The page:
By today's shimmering steel of morning I reevaluated yesterday's brilliant blue behind pregnant clouds not as the triumphant return of late summer but as brittle last breaths foreboding autumn's dominion.
Last night as the previously crisp breeze became its chill twin Rainer and I took a walk to the Laotian restaurant on Willie Street, a hole-in-the-wall past which for years I had walked and ridden but at which I had never eaten.
The service was good, the food better, and the iced coffee just what I needed after having been unable to get it at my normal watering holes in Berlin nor at the food cart on the campus mall. Their medium-spicy was more than spicy enough this evening.
That afternoon the perky married Italian-American hand-talker continuously called him Rainier, but he figured that was better than the alternatives; his more Germanically-named girlfriend had more difficulties. The only woman's number I got that afternoon belonged to Melissa, the TDS representative who can set up my line if call her tomorrow.
An evening earlier I skipped soccer and spent more time at the library to finish grading writing assignments, and then left in a hurry so as to catch an open-mic poetry-slam at the Maduro Cigar Bar, only a block or two from the hostel. J's husband, M, was performing, as were a few less-talented folks, and after M was finished the quality went rapidly down the metaphorical hill. Earlier that day I had participated in some much-needed-relaxation-via-fiction-writing ... crappy fiction, but much fun. It is a sad state of affairs when my crappy fiction is still better than most of the poetry performed in a cigar bar.
I return to J&M by way of J, with whom I met today for lunch and an interview of the non-job-obtaining variety, but rather the interview-a-teacher about pedagogy type, and lunch at Amy's, home of tasty broccoli-cheese soup in a bread bowl, lasted a couple hours before we both returned to the library, which, earlier in the day, had hosted an annoyingly ill-timed fire-drill, although it is to be mentioned that the repeated “An emergency has been called in; please exit by way of the nearest stairs; do not use the elevators” announcement is an improvement over sharp alarms. It also provided a great opportunity to steal library books, were one so inclined. I got to see and use a staircase that I had never before experienced.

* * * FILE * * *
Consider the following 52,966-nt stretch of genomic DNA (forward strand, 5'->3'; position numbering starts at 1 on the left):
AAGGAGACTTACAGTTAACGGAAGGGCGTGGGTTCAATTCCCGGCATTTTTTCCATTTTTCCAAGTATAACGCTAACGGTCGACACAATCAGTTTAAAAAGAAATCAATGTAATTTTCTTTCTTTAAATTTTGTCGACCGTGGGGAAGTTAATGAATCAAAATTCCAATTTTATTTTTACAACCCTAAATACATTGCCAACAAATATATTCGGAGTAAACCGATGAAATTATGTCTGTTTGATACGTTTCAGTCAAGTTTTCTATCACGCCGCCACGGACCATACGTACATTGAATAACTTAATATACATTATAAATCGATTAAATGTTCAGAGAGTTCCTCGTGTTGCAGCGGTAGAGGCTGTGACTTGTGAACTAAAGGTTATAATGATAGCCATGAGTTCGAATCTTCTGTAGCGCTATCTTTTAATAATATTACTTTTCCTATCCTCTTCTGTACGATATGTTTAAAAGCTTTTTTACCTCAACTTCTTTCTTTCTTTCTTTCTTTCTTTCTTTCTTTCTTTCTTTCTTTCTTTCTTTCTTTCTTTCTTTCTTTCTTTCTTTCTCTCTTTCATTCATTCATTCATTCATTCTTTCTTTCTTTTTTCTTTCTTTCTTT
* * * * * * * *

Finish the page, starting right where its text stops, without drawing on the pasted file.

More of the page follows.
At times I wish I were a librarian.
My students are this week comparing and contrasting US and German systems of education ... it's a superficial treatment, but in addition to some mildly-fun texts, the main point is to get them to read, write, and discuss critically. This is the contemporary-events class ... not the introduction to literature. Tomorrow we discuss homeschooling; Friday we get evolution. And while the former text would seem, much like the latter, to really be about the US and thus how the Germans view the US, the context is a bit more complicated, for what inspired people to report on the topic in the first place seems to be localized incidents in Germany involving evangelical and fundamentalist Christians who want to homeschool their children because they believe the state schools (and even private schools) offer too little religious instruction and are too sinful ... sex-ed and all that. Take, for example, Scheila Lange at homeschoolblogger.com: "We also have Tobias waiting for us in heaven since 2-04" and "the fight for homeschooling has just been too emotionally exhausting to continue, yet we are still 100% convinced that God IS calling us to do so."
I am almost reminded of growing up in Idaho. Almost.
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